The Canterbury Book of New Parish Prayers:
Collects for the Church and the World
By Max J. Kramer
Who’s it for? Anyone who plans public prayer, leads public prayers in any context, or wants to expand their praying vocabulary.
What is this book?The Canterbury Book of New Parish Prayers is a collection of over 500 prayers, composed of a bidding and a collect, for a wide variety of occasions for Church and civil life.
How did the author compose these prayers? The prayers were largely written by Max Kramer in his ministry as precentor (liturgical coordinator) at Canterbury Cathedral for use in the Daily Office. He edited these prayers into this collection during the COVID-19 Pandemic in 2020.
What difference will this book make? In his introduction, Kramer notes how oftentimes, contemporary collects tend to be too lengthy or intimate and that this can detract from their utility for the Church. (I’d add abstract or avant-garde.) This collection of prayers offers concise, concrete prayers that are aimed at public proclamation, but are also suitable for private prayer. I believe that the style of prayers this book exhibits can serve as a tool for liturgical renewal and catechesis.
Why is this book significant? In short, here is a highly-visible liturgist and author offering the Church a collection of excellent new prayers. It represents a break from what many encounter as the typical form of prayers in the Office, but is deeply grounded in historical precedents for style and content. As such, it is a fine (and sorely-needed) example of liturgical renewal.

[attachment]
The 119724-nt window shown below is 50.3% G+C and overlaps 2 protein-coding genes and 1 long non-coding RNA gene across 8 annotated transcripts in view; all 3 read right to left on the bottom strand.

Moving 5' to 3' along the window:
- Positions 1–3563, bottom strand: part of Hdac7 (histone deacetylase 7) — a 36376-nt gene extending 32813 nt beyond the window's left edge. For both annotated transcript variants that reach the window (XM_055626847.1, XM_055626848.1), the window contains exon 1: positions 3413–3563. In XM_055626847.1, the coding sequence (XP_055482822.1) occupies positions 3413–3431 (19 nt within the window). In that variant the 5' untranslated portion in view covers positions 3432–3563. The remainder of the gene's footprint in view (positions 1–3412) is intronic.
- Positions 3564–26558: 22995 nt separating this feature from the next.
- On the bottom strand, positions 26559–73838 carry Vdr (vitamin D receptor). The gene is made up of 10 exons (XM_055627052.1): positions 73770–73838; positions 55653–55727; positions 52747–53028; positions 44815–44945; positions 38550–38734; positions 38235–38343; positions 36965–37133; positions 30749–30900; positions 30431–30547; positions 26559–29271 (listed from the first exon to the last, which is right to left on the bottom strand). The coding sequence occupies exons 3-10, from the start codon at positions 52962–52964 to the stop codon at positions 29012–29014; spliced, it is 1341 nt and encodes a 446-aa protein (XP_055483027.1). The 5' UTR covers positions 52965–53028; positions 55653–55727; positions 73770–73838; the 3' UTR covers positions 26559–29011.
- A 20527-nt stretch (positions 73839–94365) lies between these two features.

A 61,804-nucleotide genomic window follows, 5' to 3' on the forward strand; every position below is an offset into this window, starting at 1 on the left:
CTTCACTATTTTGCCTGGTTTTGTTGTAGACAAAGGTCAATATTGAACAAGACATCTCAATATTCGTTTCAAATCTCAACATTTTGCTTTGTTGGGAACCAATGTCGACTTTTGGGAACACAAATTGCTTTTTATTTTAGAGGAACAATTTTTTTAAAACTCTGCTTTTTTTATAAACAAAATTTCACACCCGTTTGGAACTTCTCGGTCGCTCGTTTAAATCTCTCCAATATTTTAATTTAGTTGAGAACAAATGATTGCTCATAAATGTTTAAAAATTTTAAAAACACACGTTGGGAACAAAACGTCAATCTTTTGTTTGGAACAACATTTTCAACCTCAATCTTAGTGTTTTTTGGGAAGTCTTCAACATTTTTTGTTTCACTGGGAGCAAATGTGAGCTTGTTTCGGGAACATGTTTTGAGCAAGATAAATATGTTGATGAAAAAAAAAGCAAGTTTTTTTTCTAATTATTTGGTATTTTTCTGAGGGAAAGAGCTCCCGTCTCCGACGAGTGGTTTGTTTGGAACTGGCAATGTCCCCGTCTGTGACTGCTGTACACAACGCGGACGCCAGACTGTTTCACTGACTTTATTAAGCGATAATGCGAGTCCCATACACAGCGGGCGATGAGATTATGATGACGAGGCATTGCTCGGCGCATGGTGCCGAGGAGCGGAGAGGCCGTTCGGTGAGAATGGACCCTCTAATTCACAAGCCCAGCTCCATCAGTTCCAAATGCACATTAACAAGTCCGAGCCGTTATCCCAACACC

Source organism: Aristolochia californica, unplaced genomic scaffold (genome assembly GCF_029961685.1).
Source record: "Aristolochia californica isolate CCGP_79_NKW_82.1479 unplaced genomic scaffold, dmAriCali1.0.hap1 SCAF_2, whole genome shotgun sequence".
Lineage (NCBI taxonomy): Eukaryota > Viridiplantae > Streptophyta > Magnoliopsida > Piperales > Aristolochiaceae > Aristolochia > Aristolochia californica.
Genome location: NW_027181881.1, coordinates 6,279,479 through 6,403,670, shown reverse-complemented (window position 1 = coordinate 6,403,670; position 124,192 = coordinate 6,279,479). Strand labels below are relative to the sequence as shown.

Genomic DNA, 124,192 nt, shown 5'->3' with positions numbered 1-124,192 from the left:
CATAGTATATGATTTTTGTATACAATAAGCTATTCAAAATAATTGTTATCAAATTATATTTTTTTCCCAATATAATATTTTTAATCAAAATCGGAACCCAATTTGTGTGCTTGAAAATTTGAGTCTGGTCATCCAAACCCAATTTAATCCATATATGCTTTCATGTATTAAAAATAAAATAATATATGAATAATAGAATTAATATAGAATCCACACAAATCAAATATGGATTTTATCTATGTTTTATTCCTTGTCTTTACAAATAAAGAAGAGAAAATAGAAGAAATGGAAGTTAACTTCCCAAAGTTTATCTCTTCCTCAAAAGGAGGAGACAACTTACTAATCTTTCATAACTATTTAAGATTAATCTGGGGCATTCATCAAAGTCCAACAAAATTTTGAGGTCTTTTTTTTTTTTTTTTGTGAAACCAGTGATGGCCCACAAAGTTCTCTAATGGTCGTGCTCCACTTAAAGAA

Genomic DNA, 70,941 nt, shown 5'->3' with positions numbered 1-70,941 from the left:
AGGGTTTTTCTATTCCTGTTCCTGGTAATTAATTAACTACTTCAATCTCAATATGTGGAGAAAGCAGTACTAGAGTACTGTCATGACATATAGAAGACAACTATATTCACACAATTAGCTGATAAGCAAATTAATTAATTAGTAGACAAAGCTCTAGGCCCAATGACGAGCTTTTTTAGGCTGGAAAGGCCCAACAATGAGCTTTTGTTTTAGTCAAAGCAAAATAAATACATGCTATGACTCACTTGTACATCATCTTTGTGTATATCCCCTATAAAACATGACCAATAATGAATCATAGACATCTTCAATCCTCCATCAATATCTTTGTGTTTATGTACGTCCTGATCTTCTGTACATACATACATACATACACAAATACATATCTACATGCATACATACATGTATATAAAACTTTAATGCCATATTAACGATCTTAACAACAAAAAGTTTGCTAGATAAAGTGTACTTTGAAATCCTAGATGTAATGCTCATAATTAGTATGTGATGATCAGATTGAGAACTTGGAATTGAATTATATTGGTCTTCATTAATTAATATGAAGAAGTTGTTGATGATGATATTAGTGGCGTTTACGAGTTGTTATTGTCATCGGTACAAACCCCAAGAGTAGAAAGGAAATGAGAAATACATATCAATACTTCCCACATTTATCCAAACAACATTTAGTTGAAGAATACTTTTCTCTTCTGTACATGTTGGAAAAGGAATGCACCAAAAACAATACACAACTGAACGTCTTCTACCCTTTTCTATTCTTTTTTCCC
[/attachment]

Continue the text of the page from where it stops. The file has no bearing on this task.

Why is this book useful? Kramer offers prayers: biddings and collects, for just about every occasion I can think of. While some are specific to British contexts, the collection is fantastic, and anyone who is involved in planning public worship (or leading public prayers) will benefit from this collection.
Kudos. One thing that impressed me with this collection was the traditional bidding-collect pattern that Kramer used throughout. Many people’s only exposure to this form of prayer is through its use on Good Friday. Some newer collects, like those written and translated by Bosco Peters do make use of short biddings. As I’ve used these collects in my own prayer, I’ve found that a fuller bidding, followed by a prolonged pause can greatly increase the “prayerfulness” of the collect from the typical short pause after “let us pray.”
Additionally, the biddings can be reworked into intercessions for specific intentions should a planner want to use the litany form of prayer many are accustomed to, especially in the Eucharist and Office.
Hidden Gem: A hidden gem for catechists, pastors, and teachers is his inclusion of a brief primer on how to write collects. Kramer writes that “the regular shape of collects, their formal quality and their universal outlook give them the power to be heard not as the overhearing of the private prayer life of another but as the common prayer of all the souls gathered into one place, to which each voice can join its own sincere ‘Amen.’”
He hit the nail on the head; the Church suffers a deficit of spontaneous public prayer. So often, at least in my experience, when someone is asked to lead a public prayer that person offers either a rote prayer or a spontaneous, but often rambling, prayer.
Knowing how to spontaneously pray, or at least write, a collect offers a solution to this. The primer is grouped into four sections: character, brevity, structure, and style. The structure section gives a fuller picture than the “you-who-do-to-through” shorthand that so many people use to teach this style. The main section, 3 ½ of 8 pages, is on the style of the collect with an emphasis on the rhetorical tools that can be used to create public prayer that sticks with the assembly.
Kramer, Max J. The Canterbury Book of New Parish Prayers: Collects for the Church and the World. Norwich: Canterbury Press, 2021. 308 pages. $24.99. ISBN: 9781786223036.
REVIEWER: David J. Wesson